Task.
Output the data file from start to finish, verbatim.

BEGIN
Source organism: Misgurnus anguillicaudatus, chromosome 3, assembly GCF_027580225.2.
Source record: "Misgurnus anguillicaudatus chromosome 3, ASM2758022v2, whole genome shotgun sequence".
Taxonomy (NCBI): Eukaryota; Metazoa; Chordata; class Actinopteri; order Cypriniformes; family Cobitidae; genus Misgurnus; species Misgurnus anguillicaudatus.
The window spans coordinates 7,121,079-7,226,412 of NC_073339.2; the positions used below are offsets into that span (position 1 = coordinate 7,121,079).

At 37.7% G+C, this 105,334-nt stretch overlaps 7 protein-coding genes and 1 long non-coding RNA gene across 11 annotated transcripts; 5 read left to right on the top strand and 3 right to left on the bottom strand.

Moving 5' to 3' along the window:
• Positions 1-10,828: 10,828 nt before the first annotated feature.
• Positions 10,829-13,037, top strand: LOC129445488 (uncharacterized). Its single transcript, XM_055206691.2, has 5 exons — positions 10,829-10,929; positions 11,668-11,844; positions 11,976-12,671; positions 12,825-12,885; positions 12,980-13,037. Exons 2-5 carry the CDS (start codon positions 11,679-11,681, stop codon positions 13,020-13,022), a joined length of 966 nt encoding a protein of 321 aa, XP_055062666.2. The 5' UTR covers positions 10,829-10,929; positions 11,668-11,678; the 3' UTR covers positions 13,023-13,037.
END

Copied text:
Source organism: Misgurnus anguillicaudatus, chromosome 3, assembly GCF_027580225.2.
Source record: "Misgurnus anguillicaudatus chromosome 3, ASM2758022v2, whole genome shotgun sequence".
Taxonomy (NCBI): Eukaryota; Metazoa; Chordata; class Actinopteri; order Cypriniformes; family Cobitidae; genus Misgurnus; species Misgurnus anguillicaudatus.
The window spans coordinates 7,121,079-7,226,412 of NC_073339.2; the positions used below are offsets into that span (position 1 = coordinate 7,121,079).

At 37.7% G+C, this 105,334-nt stretch overlaps 7 protein-coding genes and 1 long non-coding RNA gene across 11 annotated transcripts; 5 read left to right on the top strand and 3 right to left on the bottom strand.

Moving 5' to 3' along the window:
• Positions 1-10,828: 10,828 nt before the first annotated feature.
• Positions 10,829-13,037, top strand: LOC129445488 (uncharacterized). Its single transcript, XM_055206691.2, has 5 exons — positions 10,829-10,929; positions 11,668-11,844; positions 11,976-12,671; positions 12,825-12,885; positions 12,980-13,037. Exons 2-5 carry the CDS (start codon positions 11,679-11,681, stop codon positions 13,020-13,022), a joined length of 966 nt encoding a protein of 321 aa, XP_055062666.2. The 5' UTR covers positions 10,829-10,929; positions 11,668-11,678; the 3' UTR covers positions 13,023-13,037.